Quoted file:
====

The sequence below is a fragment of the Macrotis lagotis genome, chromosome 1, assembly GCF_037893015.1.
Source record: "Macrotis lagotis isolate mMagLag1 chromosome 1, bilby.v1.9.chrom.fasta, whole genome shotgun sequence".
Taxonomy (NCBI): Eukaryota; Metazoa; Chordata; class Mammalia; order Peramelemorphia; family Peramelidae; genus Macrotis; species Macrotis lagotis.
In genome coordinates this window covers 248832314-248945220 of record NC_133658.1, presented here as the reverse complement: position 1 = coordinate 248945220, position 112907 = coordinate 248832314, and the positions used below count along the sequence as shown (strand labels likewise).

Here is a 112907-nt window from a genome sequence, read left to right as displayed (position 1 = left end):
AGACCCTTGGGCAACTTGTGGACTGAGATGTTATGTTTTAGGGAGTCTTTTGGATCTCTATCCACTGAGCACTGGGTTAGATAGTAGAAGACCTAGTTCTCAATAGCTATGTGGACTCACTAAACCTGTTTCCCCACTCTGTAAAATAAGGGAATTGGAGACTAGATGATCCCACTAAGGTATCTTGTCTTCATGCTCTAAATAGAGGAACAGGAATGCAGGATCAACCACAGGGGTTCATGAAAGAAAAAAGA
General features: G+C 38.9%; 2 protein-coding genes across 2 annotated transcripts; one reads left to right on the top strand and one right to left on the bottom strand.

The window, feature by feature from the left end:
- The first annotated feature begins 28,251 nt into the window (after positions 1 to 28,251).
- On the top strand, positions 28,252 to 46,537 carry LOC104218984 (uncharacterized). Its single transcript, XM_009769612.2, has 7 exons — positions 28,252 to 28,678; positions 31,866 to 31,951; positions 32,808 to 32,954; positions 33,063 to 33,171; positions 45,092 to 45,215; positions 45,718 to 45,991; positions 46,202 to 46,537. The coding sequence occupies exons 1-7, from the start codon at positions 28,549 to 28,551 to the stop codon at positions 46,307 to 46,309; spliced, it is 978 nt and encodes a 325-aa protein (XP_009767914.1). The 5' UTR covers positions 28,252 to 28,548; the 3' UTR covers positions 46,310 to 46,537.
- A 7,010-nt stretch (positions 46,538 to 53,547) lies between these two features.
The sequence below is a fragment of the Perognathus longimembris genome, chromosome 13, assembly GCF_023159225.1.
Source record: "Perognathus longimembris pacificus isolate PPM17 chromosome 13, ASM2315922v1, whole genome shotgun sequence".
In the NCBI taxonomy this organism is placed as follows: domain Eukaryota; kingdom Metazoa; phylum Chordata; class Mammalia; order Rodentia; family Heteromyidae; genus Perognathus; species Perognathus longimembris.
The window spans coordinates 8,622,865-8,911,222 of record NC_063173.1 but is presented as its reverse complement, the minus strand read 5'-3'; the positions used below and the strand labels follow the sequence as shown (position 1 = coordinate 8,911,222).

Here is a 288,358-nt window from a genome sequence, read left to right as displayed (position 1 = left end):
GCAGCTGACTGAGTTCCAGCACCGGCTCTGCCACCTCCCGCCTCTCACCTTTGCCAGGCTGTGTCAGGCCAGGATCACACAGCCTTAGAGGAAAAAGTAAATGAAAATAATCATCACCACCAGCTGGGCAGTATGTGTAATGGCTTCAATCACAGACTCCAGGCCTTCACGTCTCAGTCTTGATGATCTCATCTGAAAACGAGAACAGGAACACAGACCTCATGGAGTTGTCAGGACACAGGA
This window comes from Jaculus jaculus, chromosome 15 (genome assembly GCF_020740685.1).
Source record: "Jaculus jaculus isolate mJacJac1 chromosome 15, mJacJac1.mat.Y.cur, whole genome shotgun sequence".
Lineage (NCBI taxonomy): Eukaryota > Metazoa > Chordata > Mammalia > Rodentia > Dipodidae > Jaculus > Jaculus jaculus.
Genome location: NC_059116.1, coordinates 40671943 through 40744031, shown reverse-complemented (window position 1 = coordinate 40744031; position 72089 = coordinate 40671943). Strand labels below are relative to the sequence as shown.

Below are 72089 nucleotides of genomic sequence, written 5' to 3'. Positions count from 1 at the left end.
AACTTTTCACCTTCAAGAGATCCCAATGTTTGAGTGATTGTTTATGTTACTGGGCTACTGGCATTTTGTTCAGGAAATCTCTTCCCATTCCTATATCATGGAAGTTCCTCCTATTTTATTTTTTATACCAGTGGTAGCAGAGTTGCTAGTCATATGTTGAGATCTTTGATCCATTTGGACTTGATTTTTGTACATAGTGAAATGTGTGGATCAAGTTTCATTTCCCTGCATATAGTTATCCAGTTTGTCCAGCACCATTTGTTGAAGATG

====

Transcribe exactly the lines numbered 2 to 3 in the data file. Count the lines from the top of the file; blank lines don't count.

Source record: "Macrotis lagotis isolate mMagLag1 chromosome 1, bilby.v1.9.chrom.fasta, whole genome shotgun sequence".
Taxonomy (NCBI): Eukaryota; Metazoa; Chordata; class Mammalia; order Peramelemorphia; family Peramelidae; genus Macrotis; species Macrotis lagotis.